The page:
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Nation's Top 37 Minority Students Awarded Prestigious UNCF/MERCK Science Scholarships & Fellowships

FAIRFAX, VA,- UNCF–the United Negro College Fund–the nation’s largest and most effective minority education organization, and the global research-based pharmaceutical company Merck & Co., Inc., today announced  awards of scholarships and fellowships to 37 African American biological and chemical science students.  The awards were part of the UNCF/Merck Science Initiative, a fifteen-year partnership that has supported 516 promising undergraduate, graduate and post-doctoral science students.  UNCF/Merck recipients have gone on to pursue careers in a wide range of disciplines, from biochemistry and microbiology to pharmacology, neuroscience, biophysics, chemistry and bioengineering.

UNCF/Merck scholarships and fellowships include financial support, hands-on training, close mentoring and networking relationships and institutional support.  Recipients are chosen through a competitive application process that selects candidates based on their academic achievements and potential in the field of biomedical research.

"American economic and scientific competitiveness depend on our ability to meet the demand for a more diverse and better-educated workforce by building a pipeline of minority students in the biosciences that starts in preschool and extends through undergraduate study, graduate school and post-doctoral programs," said Michael L. Lomax, Ph.D., UNCF president and CEO. "Merck’s investment in the future of science and education will develop the next generation of research scientists, professors, and teachers of tomorrow."

Between now and 2050, according to the Brookings Institution, the number of African Americans and Hispanics will grow from about 25 percent to nearly 40 percent of the working-age population, and will account for more than 90 percent of total growth in that age range.  Considering the increasingly technology-and innovation-driven nature of the global economy, minority and low income students remain significantly under-represented in science, technology, engineering and mathematics—the STEM-related fields of study. For every 10,000 ninth grade students in the bottom income quartile in their respective communities, (a demographic which includes a disproportionate number of minorities), only 30 will graduate with a bachelors degree in STEM-related fields, according to "The Narrowing STEM Pipeline for Low-income Students in the US," a 2008 report released by the Louis Stokes Institute for Opportunity in STEM Education.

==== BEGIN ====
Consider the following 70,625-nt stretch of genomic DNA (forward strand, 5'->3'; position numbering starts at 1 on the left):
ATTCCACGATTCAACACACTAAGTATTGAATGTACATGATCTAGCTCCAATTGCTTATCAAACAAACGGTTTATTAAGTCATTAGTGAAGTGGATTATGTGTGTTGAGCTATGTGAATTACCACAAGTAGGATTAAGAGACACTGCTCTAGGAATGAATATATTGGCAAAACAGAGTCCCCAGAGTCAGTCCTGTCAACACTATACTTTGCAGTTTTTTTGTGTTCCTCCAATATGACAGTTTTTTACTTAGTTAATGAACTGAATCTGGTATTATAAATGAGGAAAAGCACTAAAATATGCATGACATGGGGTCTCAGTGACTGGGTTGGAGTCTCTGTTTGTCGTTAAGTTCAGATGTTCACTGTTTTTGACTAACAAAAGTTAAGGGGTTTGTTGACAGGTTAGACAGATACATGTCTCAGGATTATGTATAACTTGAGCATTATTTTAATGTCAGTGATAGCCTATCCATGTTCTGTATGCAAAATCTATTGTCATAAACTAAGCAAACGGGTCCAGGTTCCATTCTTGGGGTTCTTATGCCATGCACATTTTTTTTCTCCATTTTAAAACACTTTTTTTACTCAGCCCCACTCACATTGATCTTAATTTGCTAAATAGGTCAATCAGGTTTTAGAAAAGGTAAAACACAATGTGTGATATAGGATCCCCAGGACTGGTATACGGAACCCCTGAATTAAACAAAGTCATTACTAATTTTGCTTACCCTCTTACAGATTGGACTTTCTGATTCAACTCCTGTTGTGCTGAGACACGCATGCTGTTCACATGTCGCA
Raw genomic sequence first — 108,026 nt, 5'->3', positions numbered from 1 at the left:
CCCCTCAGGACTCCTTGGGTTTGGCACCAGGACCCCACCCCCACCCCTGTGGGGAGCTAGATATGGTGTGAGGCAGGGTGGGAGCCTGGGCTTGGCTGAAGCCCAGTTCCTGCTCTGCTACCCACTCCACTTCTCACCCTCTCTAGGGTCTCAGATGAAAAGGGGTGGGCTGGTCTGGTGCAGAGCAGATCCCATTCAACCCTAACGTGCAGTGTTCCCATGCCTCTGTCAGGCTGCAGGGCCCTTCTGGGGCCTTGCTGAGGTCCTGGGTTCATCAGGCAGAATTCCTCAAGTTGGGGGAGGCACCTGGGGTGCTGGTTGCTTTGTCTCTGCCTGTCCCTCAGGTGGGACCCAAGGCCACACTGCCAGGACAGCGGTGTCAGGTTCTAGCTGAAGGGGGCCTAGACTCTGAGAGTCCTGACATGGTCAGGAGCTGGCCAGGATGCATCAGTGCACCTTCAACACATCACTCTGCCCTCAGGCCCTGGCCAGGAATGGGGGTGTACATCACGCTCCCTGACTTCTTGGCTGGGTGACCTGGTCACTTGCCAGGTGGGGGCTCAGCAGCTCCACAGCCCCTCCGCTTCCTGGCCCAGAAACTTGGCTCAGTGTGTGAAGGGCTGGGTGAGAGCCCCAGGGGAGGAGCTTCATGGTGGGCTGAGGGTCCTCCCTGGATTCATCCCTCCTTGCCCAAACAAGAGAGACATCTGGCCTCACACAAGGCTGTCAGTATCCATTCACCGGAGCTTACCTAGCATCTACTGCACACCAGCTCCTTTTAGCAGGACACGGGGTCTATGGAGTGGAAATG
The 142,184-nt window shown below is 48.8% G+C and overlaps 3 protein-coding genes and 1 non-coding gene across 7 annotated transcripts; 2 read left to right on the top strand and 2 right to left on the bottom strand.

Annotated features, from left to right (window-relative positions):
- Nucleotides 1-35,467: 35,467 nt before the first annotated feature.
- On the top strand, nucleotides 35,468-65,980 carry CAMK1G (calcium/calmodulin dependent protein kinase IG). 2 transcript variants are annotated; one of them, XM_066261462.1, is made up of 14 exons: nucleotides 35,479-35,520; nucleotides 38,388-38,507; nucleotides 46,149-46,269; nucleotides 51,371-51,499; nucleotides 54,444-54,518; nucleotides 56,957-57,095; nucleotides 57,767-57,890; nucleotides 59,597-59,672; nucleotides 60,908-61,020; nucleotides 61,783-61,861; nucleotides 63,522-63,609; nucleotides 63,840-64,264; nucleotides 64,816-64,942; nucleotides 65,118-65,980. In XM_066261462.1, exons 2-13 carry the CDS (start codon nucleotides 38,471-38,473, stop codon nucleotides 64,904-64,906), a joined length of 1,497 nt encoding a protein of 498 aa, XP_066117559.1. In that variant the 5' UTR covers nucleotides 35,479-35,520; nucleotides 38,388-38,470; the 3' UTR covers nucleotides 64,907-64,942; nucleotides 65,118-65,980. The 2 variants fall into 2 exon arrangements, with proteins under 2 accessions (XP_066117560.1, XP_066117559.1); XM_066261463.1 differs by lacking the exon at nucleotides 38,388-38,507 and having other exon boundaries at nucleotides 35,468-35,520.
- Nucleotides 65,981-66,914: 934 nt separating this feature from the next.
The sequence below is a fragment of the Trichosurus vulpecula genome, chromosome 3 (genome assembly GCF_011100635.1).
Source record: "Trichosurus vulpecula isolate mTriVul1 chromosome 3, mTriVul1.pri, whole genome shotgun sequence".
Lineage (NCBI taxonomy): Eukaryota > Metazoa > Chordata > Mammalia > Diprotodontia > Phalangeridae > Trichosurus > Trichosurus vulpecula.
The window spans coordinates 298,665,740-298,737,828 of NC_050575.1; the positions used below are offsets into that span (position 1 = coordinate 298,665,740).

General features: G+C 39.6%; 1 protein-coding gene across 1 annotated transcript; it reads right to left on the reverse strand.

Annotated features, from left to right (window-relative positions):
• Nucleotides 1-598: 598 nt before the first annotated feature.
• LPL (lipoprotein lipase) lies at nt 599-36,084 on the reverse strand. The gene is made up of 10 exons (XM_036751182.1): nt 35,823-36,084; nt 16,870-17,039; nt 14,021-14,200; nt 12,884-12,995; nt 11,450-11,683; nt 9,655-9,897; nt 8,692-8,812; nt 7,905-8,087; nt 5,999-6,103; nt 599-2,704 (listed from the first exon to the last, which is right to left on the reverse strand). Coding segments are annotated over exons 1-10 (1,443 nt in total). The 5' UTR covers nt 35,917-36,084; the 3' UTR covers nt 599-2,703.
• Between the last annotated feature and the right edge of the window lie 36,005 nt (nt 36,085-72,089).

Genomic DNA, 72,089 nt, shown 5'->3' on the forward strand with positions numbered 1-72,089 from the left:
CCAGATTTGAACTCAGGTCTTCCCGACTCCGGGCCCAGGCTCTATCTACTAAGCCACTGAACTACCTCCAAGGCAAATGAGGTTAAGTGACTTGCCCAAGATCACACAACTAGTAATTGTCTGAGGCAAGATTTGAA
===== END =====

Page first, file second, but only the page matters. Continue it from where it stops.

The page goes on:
America’s global competitors, meanwhile, train STEM professionals at a rate far outpacing that of the US. In China, 50 percent of all students receiving undergraduate degrees have majored in natural science or engineering. In South Korea, the figure is 38 percent; in France 47 percent and Singapore 67 percent. But only 15 percent of American college graduates received their degrees in natural science or engineering according to a study by the National Academy of Sciences in 2006.

Understanding the demand and need to address that challenge, Merck awarded UNCF a 10-year $20 million grant in 1995, targeting students pursuing careers in biomedical research at the undergraduate, graduate and postdoctoral levels. The UNCF/Merck Science Initiative program supported by the Merck Institute for Science Education and Merck Research Laboratories, was renewed in 2006 to provide more than $13 million in additional funding through 2010.


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